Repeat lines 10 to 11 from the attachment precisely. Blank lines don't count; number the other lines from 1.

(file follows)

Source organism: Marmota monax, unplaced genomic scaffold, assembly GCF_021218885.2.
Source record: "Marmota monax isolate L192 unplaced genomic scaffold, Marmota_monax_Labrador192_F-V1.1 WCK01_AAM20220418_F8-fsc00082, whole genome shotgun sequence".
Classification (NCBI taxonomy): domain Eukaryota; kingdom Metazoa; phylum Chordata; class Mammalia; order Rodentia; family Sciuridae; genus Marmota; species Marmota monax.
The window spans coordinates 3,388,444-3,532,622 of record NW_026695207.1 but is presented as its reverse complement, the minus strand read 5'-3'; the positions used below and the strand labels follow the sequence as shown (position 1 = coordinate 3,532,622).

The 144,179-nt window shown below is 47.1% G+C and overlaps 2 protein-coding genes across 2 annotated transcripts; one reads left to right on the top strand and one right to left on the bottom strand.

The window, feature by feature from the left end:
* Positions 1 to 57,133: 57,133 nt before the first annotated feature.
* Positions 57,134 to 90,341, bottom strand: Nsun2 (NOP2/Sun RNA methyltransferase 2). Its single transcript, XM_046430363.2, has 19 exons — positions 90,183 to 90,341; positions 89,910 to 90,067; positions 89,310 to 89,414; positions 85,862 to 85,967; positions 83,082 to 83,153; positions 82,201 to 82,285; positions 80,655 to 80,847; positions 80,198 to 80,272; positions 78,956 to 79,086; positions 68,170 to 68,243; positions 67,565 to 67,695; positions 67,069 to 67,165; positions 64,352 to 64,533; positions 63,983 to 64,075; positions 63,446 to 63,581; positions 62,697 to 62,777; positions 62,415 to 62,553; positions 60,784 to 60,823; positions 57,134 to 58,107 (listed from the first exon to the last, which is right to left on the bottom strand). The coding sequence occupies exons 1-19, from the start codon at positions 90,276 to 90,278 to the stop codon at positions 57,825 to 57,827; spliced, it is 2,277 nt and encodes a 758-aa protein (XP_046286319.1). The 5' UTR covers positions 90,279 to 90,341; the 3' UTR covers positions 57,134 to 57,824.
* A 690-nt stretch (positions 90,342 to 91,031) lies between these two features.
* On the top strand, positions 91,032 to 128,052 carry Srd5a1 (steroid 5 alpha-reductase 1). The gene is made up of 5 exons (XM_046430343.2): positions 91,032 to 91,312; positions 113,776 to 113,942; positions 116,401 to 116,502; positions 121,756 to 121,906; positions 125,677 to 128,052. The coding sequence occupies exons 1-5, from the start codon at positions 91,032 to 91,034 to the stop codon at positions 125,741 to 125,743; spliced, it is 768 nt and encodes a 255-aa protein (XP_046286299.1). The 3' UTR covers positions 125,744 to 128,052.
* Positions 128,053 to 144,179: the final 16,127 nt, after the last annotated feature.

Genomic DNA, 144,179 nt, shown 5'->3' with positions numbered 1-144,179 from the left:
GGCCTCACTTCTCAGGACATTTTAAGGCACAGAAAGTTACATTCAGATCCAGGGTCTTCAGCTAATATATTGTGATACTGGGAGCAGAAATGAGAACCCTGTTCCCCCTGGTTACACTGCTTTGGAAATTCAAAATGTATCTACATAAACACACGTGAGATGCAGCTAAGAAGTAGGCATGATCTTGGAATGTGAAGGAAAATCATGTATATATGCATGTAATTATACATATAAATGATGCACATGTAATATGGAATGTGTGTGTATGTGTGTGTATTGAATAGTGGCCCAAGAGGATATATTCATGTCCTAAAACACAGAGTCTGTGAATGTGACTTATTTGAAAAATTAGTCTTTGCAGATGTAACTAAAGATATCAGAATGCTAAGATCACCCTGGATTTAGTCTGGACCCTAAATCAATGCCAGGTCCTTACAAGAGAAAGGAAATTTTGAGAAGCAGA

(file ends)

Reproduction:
* On the top strand, positions 91,032 to 128,052 carry Srd5a1 (steroid 5 alpha-reductase 1). The gene is made up of 5 exons (XM_046430343.2): positions 91,032 to 91,312; positions 113,776 to 113,942; positions 116,401 to 116,502; positions 121,756 to 121,906; positions 125,677 to 128,052. The coding sequence occupies exons 1-5, from the start codon at positions 91,032 to 91,034 to the stop codon at positions 125,741 to 125,743; spliced, it is 768 nt and encodes a 255-aa protein (XP_046286299.1). The 3' UTR covers positions 125,744 to 128,052.
* Positions 128,053 to 144,179: the final 16,127 nt, after the last annotated feature.